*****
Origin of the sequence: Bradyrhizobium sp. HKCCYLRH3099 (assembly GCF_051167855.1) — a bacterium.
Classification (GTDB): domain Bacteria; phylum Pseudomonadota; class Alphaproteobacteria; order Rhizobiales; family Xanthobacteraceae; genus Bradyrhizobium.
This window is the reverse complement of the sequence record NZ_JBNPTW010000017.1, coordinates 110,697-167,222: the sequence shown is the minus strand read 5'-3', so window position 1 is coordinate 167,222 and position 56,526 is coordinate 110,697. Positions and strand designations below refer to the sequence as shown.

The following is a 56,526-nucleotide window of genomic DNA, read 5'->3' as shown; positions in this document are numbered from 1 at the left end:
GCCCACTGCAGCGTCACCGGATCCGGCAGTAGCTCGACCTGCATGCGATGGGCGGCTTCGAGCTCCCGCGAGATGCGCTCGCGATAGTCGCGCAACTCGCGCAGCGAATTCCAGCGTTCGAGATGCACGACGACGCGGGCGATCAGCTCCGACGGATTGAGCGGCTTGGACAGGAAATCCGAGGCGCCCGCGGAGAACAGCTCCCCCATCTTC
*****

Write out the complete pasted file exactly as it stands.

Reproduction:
Origin of the sequence: Bradyrhizobium sp. HKCCYLRH3099 (assembly GCF_051167855.1) — a bacterium.
Classification (GTDB): domain Bacteria; phylum Pseudomonadota; class Alphaproteobacteria; order Rhizobiales; family Xanthobacteraceae; genus Bradyrhizobium.
This window is the reverse complement of the sequence record NZ_JBNPTW010000017.1, coordinates 110,697-167,222: the sequence shown is the minus strand read 5'-3', so window position 1 is coordinate 167,222 and position 56,526 is coordinate 110,697. Positions and strand designations below refer to the sequence as shown.

The following is a 56,526-nucleotide window of genomic DNA, read 5'->3' as shown; positions in this document are numbered from 1 at the left end:
GCCCACTGCAGCGTCACCGGATCCGGCAGTAGCTCGACCTGCATGCGATGGGCGGCTTCGAGCTCCCGCGAGATGCGCTCGCGATAGTCGCGCAACTCGCGCAGCGAATTCCAGCGTTCGAGATGCACGACGACGCGGGCGATCAGCTCCGACGGATTGAGCGGCTTGGACAGGAAATCCGAGGCGCCCGCGGAGAACAGCTCCCCCATCTTC